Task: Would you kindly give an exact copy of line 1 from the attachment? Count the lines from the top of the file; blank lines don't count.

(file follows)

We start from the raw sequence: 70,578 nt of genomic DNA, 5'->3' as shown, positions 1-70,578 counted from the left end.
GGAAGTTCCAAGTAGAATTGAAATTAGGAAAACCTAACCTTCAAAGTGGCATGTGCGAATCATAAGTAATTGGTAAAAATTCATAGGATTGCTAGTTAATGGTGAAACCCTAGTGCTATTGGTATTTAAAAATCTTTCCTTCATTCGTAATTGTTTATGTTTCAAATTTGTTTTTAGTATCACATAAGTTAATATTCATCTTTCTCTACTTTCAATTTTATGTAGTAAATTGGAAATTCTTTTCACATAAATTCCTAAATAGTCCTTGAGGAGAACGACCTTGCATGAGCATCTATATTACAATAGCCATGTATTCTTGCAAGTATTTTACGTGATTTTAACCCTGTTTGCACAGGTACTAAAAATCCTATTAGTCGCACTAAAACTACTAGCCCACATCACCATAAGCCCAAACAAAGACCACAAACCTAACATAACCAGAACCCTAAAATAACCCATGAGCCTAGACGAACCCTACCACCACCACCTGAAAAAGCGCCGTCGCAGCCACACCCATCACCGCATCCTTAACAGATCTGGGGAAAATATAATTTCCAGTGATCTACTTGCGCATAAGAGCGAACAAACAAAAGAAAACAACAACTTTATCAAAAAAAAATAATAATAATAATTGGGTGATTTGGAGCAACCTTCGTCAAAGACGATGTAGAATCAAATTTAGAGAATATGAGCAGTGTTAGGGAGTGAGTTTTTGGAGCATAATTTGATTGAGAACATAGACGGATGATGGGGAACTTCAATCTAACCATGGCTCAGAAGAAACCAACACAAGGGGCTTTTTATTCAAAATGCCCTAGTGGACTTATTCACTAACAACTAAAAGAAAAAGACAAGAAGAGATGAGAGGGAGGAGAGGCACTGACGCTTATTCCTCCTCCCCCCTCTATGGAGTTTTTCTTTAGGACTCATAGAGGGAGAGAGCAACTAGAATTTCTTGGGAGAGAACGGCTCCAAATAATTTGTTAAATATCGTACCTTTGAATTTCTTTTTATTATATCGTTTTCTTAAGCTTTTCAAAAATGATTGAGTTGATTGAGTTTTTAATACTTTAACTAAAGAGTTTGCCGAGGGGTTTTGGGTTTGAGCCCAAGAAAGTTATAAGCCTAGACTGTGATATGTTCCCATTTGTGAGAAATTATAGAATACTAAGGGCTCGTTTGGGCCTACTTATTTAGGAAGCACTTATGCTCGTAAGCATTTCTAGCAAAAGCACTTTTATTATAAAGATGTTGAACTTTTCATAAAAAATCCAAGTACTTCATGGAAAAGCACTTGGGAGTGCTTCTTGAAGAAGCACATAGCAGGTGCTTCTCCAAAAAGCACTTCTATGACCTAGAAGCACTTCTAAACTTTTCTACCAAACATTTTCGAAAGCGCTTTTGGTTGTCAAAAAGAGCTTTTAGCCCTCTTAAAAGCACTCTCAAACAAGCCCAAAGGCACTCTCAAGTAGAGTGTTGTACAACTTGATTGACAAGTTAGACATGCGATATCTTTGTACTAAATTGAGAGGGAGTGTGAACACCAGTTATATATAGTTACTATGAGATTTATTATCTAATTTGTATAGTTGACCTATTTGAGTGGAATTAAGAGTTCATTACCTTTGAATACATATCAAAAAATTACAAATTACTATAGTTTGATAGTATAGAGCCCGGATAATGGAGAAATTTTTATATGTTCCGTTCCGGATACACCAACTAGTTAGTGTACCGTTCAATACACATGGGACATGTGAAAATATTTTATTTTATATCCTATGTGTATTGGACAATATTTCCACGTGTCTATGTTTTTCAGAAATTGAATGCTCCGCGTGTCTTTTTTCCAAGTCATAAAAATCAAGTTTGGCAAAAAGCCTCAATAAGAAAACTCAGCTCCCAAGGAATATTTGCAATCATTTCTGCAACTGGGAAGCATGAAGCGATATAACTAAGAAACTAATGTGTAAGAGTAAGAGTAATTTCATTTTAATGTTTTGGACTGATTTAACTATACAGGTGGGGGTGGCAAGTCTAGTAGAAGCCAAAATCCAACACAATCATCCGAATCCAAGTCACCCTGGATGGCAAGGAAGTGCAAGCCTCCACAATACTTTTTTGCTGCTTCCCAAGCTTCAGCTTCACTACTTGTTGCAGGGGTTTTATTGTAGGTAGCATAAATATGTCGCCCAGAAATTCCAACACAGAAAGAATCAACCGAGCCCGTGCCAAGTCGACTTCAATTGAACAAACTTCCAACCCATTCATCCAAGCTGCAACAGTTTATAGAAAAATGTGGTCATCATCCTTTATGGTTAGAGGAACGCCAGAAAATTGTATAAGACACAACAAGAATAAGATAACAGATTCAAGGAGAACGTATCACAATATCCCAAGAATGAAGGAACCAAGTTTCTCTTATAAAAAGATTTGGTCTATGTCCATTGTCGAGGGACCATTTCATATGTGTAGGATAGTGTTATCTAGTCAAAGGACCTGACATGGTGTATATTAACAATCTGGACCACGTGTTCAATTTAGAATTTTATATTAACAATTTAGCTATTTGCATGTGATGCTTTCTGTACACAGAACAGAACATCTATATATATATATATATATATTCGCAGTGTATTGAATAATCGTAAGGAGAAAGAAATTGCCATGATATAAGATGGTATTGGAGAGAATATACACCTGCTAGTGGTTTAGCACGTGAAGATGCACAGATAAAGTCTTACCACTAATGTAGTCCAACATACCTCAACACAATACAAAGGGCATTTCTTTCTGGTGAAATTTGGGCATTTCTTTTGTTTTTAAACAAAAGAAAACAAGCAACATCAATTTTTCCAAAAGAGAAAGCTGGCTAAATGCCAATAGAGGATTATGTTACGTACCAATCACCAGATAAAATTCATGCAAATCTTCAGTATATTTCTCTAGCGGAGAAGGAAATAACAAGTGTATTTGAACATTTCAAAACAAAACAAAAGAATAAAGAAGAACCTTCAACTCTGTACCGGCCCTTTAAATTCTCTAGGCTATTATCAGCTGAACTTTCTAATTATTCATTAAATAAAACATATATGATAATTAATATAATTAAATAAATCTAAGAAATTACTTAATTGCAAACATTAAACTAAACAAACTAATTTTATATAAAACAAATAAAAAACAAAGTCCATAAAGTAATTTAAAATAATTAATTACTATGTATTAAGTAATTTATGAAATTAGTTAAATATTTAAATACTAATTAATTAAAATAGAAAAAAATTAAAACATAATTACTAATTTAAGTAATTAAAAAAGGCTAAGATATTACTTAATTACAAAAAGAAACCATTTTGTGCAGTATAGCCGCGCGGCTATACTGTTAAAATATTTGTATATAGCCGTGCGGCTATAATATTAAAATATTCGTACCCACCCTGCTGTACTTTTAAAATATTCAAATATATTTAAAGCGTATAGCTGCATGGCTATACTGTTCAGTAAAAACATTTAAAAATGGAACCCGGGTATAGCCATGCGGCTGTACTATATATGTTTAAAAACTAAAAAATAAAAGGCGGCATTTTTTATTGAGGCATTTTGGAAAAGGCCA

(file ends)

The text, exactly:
We start from the raw sequence: 70,578 nt of genomic DNA, 5'->3' as shown, positions 1-70,578 counted from the left end.